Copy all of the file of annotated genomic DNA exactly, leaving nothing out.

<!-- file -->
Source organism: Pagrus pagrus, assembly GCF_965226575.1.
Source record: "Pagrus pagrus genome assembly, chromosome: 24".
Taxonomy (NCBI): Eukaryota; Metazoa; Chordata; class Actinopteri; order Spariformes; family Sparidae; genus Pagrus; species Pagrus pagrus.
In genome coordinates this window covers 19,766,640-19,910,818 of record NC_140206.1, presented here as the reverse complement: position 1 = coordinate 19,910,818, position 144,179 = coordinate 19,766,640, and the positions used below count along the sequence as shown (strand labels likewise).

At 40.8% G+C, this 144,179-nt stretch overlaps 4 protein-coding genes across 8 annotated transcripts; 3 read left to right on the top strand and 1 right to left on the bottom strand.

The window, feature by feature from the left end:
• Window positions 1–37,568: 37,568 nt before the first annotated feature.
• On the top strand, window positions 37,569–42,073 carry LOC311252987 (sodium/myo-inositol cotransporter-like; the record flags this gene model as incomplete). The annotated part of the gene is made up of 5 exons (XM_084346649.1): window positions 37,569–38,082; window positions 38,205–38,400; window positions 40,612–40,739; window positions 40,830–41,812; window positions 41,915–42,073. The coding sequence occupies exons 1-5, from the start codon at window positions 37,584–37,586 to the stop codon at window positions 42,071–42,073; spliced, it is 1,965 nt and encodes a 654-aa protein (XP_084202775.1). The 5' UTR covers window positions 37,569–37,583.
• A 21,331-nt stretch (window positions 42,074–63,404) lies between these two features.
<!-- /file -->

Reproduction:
Source organism: Pagrus pagrus, assembly GCF_965226575.1.
Source record: "Pagrus pagrus genome assembly, chromosome: 24".
Taxonomy (NCBI): Eukaryota; Metazoa; Chordata; class Actinopteri; order Spariformes; family Sparidae; genus Pagrus; species Pagrus pagrus.
In genome coordinates this window covers 19,766,640-19,910,818 of record NC_140206.1, presented here as the reverse complement: position 1 = coordinate 19,910,818, position 144,179 = coordinate 19,766,640, and the positions used below count along the sequence as shown (strand labels likewise).

At 40.8% G+C, this 144,179-nt stretch overlaps 4 protein-coding genes across 8 annotated transcripts; 3 read left to right on the top strand and 1 right to left on the bottom strand.

The window, feature by feature from the left end:
• Window positions 1–37,568: 37,568 nt before the first annotated feature.
• On the top strand, window positions 37,569–42,073 carry LOC311252987 (sodium/myo-inositol cotransporter-like; the record flags this gene model as incomplete). The annotated part of the gene is made up of 5 exons (XM_084346649.1): window positions 37,569–38,082; window positions 38,205–38,400; window positions 40,612–40,739; window positions 40,830–41,812; window positions 41,915–42,073. The coding sequence occupies exons 1-5, from the start codon at window positions 37,584–37,586 to the stop codon at window positions 42,071–42,073; spliced, it is 1,965 nt and encodes a 654-aa protein (XP_084202775.1). The 5' UTR covers window positions 37,569–37,583.
• A 21,331-nt stretch (window positions 42,074–63,404) lies between these two features.